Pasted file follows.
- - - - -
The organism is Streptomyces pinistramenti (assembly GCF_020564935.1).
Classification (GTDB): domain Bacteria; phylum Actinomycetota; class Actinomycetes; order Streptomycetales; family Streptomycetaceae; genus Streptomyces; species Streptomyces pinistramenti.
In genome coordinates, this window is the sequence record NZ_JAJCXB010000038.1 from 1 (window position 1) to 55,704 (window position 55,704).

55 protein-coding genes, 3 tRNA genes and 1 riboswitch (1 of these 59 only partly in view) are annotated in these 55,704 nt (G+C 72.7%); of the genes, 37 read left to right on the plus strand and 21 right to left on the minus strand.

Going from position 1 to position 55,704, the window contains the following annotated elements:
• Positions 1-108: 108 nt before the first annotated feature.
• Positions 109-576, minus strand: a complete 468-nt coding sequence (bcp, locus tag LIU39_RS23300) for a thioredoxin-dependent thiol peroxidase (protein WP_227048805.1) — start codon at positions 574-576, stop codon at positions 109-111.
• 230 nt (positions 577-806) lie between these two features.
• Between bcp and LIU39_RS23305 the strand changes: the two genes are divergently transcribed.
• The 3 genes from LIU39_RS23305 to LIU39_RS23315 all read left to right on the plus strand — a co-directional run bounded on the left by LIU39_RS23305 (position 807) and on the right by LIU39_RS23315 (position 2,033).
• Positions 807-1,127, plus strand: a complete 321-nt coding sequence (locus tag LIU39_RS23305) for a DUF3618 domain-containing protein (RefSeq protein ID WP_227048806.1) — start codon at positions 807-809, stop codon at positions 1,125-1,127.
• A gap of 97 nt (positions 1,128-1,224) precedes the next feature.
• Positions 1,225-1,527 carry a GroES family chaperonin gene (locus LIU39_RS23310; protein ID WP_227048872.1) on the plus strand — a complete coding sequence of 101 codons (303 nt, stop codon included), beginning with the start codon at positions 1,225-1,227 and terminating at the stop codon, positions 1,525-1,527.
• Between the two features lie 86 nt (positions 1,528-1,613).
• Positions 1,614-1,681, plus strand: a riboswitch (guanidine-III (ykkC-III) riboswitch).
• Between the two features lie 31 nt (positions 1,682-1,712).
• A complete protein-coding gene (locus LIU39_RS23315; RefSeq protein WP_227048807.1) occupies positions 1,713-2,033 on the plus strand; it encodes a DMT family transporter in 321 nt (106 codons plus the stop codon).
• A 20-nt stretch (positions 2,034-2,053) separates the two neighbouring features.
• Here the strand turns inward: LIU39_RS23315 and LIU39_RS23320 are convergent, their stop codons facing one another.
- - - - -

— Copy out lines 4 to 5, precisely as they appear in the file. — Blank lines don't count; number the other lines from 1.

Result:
55 protein-coding genes, 3 tRNA genes and 1 riboswitch (1 of these 59 only partly in view) are annotated in these 55,704 nt (G+C 72.7%); of the genes, 37 read left to right on the plus strand and 21 right to left on the minus strand.

Going from position 1 to position 55,704, the window contains the following annotated elements: